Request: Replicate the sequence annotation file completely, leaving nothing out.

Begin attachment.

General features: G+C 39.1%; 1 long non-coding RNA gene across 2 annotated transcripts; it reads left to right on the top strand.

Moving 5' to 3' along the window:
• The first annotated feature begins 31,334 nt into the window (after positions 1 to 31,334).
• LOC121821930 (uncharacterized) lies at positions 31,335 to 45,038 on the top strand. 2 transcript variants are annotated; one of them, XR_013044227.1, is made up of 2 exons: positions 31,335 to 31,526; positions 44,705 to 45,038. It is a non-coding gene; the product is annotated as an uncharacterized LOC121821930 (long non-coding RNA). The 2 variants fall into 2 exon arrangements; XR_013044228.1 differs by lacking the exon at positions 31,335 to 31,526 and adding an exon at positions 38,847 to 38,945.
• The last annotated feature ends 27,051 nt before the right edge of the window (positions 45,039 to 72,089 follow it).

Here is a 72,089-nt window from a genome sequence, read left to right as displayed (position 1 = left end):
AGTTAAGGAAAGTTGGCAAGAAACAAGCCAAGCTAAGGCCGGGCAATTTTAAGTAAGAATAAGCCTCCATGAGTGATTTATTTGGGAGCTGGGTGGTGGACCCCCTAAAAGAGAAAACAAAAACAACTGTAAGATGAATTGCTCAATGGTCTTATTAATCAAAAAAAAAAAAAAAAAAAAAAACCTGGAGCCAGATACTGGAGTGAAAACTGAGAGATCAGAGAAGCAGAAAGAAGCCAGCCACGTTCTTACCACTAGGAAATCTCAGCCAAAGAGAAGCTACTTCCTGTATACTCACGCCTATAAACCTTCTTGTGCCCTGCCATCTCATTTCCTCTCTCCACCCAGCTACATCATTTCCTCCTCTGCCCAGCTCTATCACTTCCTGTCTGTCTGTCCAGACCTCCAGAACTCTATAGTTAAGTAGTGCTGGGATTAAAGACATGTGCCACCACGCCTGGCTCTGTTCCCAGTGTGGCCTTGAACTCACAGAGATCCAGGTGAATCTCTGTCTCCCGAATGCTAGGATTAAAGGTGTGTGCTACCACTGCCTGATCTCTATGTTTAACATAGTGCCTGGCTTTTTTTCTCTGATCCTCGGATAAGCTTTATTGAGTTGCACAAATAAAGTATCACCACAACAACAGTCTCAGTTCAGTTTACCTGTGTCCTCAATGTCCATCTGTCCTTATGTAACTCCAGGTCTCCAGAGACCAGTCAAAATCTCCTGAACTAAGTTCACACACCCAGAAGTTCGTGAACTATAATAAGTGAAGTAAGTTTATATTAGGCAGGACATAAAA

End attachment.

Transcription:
General features: G+C 39.1%; 1 long non-coding RNA gene across 2 annotated transcripts; it reads left to right on the top strand.

Moving 5' to 3' along the window:
• The first annotated feature begins 31,334 nt into the window (after positions 1 to 31,334).
• LOC121821930 (uncharacterized) lies at positions 31,335 to 45,038 on the top strand. 2 transcript variants are annotated; one of them, XR_013044227.1, is made up of 2 exons: positions 31,335 to 31,526; positions 44,705 to 45,038. It is a non-coding gene; the product is annotated as an uncharacterized LOC121821930 (long non-coding RNA). The 2 variants fall into 2 exon arrangements; XR_013044228.1 differs by lacking the exon at positions 31,335 to 31,526 and adding an exon at positions 38,847 to 38,945.
• The last annotated feature ends 27,051 nt before the right edge of the window (positions 45,039 to 72,089 follow it).

Here is a 72,089-nt window from a genome sequence, read left to right as displayed (position 1 = left end):
AGTTAAGGAAAGTTGGCAAGAAACAAGCCAAGCTAAGGCCGGGCAATTTTAAGTAAGAATAAGCCTCCATGAGTGATTTATTTGGGAGCTGGGTGGTGGACCCCCTAAAAGAGAAAACAAAAACAACTGTAAGATGAATTGCTCAATGGTCTTATTAATCAAAAAAAAAAAAAAAAAAAAAAACCTGGAGCCAGATACTGGAGTGAAAACTGAGAGATCAGAGAAGCAGAAAGAAGCCAGCCACGTTCTTACCACTAGGAAATCTCAGCCAAAGAGAAGCTACTTCCTGTATACTCACGCCTATAAACCTTCTTGTGCCCTGCCATCTCATTTCCTCTCTCCACCCAGCTACATCATTTCCTCCTCTGCCCAGCTCTATCACTTCCTGTCTGTCTGTCCAGACCTCCAGAACTCTATAGTTAAGTAGTGCTGGGATTAAAGACATGTGCCACCACGCCTGGCTCTGTTCCCAGTGTGGCCTTGAACTCACAGAGATCCAGGTGAATCTCTGTCTCCCGAATGCTAGGATTAAAGGTGTGTGCTACCACTGCCTGATCTCTATGTTTAACATAGTGCCTGGCTTTTTTTCTCTGATCCTCGGATAAGCTTTATTGAGTTGCACAAATAAAGTATCACCACAACAACAGTCTCAGTTCAGTTTACCTGTGTCCTCAATGTCCATCTGTCCTTATGTAACTCCAGGTCTCCAGAGACCAGTCAAAATCTCCTGAACTAAGTTCACACACCCAGAAGTTCGTGAACTATAATAAGTGAAGTAAGTTTATATTAGGCAGGACATAAAA